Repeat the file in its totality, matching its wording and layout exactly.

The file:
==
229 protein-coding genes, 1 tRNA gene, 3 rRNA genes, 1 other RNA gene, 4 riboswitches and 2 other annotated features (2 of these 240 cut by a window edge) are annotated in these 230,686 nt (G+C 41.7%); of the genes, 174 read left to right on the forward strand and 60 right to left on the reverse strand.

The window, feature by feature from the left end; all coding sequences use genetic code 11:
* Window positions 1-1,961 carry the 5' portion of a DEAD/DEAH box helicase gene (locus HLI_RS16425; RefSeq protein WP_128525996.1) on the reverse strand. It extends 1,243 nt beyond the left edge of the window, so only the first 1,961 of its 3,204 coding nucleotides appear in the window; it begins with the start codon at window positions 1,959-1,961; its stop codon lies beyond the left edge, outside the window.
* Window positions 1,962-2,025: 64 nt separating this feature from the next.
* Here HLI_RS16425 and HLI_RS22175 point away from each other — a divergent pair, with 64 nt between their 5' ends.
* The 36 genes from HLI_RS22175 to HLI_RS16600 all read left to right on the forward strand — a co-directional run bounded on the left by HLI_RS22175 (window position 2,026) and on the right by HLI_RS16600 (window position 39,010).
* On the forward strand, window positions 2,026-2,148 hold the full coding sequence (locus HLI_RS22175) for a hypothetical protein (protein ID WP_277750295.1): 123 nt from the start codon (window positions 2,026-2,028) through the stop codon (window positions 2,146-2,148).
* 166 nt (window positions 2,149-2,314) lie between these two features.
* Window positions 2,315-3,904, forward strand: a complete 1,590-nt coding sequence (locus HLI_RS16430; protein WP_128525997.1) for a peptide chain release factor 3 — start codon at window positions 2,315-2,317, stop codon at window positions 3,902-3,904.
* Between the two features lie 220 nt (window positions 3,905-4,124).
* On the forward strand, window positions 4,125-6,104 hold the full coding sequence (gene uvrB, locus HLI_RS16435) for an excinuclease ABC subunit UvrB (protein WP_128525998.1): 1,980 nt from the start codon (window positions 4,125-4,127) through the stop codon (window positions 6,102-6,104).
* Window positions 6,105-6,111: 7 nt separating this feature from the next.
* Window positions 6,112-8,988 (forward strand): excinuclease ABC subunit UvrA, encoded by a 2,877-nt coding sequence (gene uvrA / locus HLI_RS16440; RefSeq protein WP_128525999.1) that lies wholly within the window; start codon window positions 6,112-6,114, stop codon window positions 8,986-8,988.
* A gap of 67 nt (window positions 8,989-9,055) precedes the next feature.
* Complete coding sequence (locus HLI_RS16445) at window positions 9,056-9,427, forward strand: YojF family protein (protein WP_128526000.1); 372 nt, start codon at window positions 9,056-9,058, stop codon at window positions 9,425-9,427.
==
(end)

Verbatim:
229 protein-coding genes, 1 tRNA gene, 3 rRNA genes, 1 other RNA gene, 4 riboswitches and 2 other annotated features (2 of these 240 cut by a window edge) are annotated in these 230,686 nt (G+C 41.7%); of the genes, 174 read left to right on the forward strand and 60 right to left on the reverse strand.

The window, feature by feature from the left end; all coding sequences use genetic code 11:
* Window positions 1-1,961 carry the 5' portion of a DEAD/DEAH box helicase gene (locus HLI_RS16425; RefSeq protein WP_128525996.1) on the reverse strand. It extends 1,243 nt beyond the left edge of the window, so only the first 1,961 of its 3,204 coding nucleotides appear in the window; it begins with the start codon at window positions 1,959-1,961; its stop codon lies beyond the left edge, outside the window.
* Window positions 1,962-2,025: 64 nt separating this feature from the next.
* Here HLI_RS16425 and HLI_RS22175 point away from each other — a divergent pair, with 64 nt between their 5' ends.
* The 36 genes from HLI_RS22175 to HLI_RS16600 all read left to right on the forward strand — a co-directional run bounded on the left by HLI_RS22175 (window position 2,026) and on the right by HLI_RS16600 (window position 39,010).
* On the forward strand, window positions 2,026-2,148 hold the full coding sequence (locus HLI_RS22175) for a hypothetical protein (protein ID WP_277750295.1): 123 nt from the start codon (window positions 2,026-2,028) through the stop codon (window positions 2,146-2,148).
* 166 nt (window positions 2,149-2,314) lie between these two features.
* Window positions 2,315-3,904, forward strand: a complete 1,590-nt coding sequence (locus HLI_RS16430; protein WP_128525997.1) for a peptide chain release factor 3 — start codon at window positions 2,315-2,317, stop codon at window positions 3,902-3,904.
* Between the two features lie 220 nt (window positions 3,905-4,124).
* On the forward strand, window positions 4,125-6,104 hold the full coding sequence (gene uvrB, locus HLI_RS16435) for an excinuclease ABC subunit UvrB (protein WP_128525998.1): 1,980 nt from the start codon (window positions 4,125-4,127) through the stop codon (window positions 6,102-6,104).
* Window positions 6,105-6,111: 7 nt separating this feature from the next.
* Window positions 6,112-8,988 (forward strand): excinuclease ABC subunit UvrA, encoded by a 2,877-nt coding sequence (gene uvrA / locus HLI_RS16440; RefSeq protein WP_128525999.1) that lies wholly within the window; start codon window positions 6,112-6,114, stop codon window positions 8,986-8,988.
* A gap of 67 nt (window positions 8,989-9,055) precedes the next feature.
* Complete coding sequence (locus HLI_RS16445) at window positions 9,056-9,427, forward strand: YojF family protein (protein WP_128526000.1); 372 nt, start codon at window positions 9,056-9,058, stop codon at window positions 9,425-9,427.